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Climate Expert On Policy Shifts Needed After Ida To Protect The Vulnerable05:54
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Destruction is left in the wake of Hurricane Ida on Aug. 31, 2021 in Grand Isle, Louisiana near New Orleans. (Win McNamee/Getty Images)
Destruction is left in the wake of Hurricane Ida on Aug. 31, 2021 in Grand Isle, Louisiana near New Orleans. (Win McNamee/Getty Images)

This week Hurricane Ida took the lives of at least 60 people across eight states.

That includes 11 New Yorkers in basement apartments in Queens who died from horrific flash flooding. In Louisiana, some residents may have to wait six weeks for power. And fires continue to burn out West.

The storm has raised pressing questions about climate change unpredictability of our weather and how we plan for it.

Getting accurate predictions for specific weather events would require technology that the country hasn’t invested enough in yet, says Alice Hill, senior fellow for energy and the environment at the Council on Foreign Relations. She worked on climate resilience under former President Barack Obama and authored the book "The Fight For Climate After COVID-19."

“We have a much better understanding of the broad trends,” she says. “But when you get down to the specific — will a storm hit this location on this date with this much rain? — it's really hard to predict.”

Extreme weather events don’t impact everyone equally. Many low-income individuals and people of color live in redlined areas, which are more prone to disasters, Hill says. Disabled people, the elderly, children and, in many countries, women face additional obstacles to evacuating during these events, she says.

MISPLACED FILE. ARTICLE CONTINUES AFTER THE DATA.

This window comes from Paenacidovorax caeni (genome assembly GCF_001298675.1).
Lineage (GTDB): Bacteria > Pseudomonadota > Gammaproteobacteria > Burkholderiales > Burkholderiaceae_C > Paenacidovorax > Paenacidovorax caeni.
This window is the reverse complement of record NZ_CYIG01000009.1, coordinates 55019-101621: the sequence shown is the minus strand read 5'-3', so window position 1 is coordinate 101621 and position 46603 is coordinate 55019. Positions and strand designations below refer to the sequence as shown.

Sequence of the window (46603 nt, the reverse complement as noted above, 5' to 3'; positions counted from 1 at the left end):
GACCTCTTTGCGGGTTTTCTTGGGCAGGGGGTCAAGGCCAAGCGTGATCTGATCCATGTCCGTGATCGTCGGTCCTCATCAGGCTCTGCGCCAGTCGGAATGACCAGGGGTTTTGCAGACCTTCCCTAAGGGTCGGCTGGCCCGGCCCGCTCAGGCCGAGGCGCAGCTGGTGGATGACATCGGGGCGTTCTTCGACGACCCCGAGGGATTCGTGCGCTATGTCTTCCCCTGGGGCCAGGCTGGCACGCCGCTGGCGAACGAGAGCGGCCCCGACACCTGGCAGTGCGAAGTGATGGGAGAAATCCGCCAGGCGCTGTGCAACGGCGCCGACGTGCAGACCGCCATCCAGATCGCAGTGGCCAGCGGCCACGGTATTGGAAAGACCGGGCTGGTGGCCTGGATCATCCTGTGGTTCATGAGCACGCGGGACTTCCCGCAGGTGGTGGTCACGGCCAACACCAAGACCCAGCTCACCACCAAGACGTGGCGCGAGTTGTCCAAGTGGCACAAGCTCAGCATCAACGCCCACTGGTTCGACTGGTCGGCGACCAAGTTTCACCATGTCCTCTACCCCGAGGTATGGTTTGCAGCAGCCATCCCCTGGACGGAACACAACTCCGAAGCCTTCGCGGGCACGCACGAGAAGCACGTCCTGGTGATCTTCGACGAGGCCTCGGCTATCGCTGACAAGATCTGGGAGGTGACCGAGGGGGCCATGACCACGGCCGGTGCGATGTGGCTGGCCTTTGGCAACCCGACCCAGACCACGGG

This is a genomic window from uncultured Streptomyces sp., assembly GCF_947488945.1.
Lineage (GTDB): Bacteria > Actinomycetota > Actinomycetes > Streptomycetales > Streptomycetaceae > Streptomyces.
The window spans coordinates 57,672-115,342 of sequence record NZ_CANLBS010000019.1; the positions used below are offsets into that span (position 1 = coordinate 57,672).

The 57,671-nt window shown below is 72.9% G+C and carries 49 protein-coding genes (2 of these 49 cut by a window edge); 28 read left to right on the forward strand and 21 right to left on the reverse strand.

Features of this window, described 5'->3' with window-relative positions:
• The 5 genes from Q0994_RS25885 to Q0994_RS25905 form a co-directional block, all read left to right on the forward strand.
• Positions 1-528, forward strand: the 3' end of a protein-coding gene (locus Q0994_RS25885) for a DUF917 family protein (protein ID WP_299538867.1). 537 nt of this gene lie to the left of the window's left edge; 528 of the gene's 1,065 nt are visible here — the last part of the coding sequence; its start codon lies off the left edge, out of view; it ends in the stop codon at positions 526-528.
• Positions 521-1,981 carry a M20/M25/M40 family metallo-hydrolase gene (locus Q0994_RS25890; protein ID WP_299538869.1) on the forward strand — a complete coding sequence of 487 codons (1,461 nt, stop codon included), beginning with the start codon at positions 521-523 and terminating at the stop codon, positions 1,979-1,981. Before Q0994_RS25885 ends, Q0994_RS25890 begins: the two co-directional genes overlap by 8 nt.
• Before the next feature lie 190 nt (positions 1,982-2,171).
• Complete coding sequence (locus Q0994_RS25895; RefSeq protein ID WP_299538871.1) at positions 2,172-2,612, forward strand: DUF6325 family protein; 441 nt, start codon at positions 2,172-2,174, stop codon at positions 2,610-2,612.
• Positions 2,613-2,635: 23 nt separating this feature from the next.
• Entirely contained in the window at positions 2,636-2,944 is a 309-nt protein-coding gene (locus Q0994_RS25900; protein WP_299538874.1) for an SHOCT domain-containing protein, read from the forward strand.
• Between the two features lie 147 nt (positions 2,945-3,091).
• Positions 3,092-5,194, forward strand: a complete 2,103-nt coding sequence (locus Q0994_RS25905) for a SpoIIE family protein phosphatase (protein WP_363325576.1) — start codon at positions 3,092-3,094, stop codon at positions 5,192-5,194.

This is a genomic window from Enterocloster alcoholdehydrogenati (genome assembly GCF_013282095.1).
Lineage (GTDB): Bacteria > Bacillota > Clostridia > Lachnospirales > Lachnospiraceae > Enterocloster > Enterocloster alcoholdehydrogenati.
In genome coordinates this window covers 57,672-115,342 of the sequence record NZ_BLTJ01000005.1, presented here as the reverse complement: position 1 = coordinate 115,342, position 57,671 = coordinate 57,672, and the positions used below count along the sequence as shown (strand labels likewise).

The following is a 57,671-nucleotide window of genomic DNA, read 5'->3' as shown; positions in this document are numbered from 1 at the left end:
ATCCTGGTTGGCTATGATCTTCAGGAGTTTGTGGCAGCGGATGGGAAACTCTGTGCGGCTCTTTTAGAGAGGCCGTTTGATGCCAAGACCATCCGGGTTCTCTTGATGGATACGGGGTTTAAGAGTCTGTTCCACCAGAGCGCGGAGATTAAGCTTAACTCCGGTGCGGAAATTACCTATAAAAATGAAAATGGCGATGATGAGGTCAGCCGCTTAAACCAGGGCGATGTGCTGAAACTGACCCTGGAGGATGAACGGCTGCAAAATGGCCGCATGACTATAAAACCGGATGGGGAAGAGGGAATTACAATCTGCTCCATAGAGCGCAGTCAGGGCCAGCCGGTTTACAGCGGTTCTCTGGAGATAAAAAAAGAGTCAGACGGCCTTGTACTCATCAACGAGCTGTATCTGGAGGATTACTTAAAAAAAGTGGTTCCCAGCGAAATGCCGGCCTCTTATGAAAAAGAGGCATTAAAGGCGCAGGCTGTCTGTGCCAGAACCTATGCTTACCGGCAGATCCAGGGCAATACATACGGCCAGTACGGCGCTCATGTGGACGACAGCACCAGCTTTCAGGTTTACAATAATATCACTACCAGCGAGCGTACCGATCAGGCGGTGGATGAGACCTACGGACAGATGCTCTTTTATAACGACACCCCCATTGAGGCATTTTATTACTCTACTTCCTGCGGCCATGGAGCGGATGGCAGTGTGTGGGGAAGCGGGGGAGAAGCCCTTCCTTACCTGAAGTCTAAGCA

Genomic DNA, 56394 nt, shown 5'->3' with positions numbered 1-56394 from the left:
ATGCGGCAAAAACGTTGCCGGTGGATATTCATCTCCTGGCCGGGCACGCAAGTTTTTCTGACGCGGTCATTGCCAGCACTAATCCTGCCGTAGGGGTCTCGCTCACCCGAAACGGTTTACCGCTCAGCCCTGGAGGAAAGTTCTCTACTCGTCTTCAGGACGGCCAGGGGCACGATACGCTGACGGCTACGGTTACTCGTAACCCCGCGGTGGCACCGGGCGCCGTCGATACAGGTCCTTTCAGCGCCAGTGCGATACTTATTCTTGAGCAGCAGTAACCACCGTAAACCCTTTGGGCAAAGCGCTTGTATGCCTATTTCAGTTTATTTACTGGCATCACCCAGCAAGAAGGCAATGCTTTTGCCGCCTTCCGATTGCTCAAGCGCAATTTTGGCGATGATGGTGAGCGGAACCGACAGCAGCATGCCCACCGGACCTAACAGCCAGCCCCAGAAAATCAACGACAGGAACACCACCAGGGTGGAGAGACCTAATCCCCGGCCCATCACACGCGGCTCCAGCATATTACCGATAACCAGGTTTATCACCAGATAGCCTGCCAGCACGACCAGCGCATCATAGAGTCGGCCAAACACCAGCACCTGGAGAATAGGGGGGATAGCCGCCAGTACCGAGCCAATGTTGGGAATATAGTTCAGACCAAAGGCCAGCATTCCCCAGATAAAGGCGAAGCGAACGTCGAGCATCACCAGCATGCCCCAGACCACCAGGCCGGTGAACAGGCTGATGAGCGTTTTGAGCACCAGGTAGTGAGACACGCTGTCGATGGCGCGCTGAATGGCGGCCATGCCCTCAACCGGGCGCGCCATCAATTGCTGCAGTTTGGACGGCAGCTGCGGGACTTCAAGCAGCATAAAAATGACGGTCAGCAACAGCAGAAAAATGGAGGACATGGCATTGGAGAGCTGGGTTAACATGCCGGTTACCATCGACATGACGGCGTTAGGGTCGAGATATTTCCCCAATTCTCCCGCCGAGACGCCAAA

In her book, Hill writes about being more resilient going forward and in specific places, not just to the broad climate models. People need to account for risk when deciding where they want to live — but right now, more Americans are moving to areas of risk, she says.

“Our cities have been developed, but they've been developed on an assumption that the climate will remain stable,” she says. “The climate is no longer stable and as that changes, some of the choices we've already made don't look so good.”

The U.S. needs a national adaptation plan to address extreme weather events in different at-risk areas because the current “sprinkling of projects” across the country might not make the nation safer in the future, she says.

“The Government Accountability Office, which is the watchdog for the federal government, has pointed out repeatedly that without a national plan, we are at risk of not prioritizing the right investments,” she says, “and continuing to see communities being bailed out after disaster rather than investing in risk reduction in advance which can save us a whole lot of money.”

In “The Fight For Climate After COVID-19,” Hill writes that the U.S. needs to look at the climate crisis in the same way the nation has fought COVID-19 to protect vulnerable people.

The pandemic showed people the importance of creating safety nets that help the most vulnerable people prepare for catastrophic events in ways such as stockpiling goods, she says.

“A friend of mine at FEMA told me they just never planned to have to respond to all 50 states and six territories at once with the pandemic,” she says, “much less these wildfires and other things.”


Ashley Locke produced and edited this interview for broadcast with Todd MundtAllison Hagan adapted it for the web.

This segment aired on September 3, 2021.

Scott Tong Twitter Co-Host, Here & Now
Scott Tong joined Here & Now as a co-host in July 2021 after spending 16 years at Marketplace as Shanghai bureau chief and senior correspondent.

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Allison Hagan Twitter Digital Producer, Here & Now
Allison Hagan is a digital producer for Here & Now.

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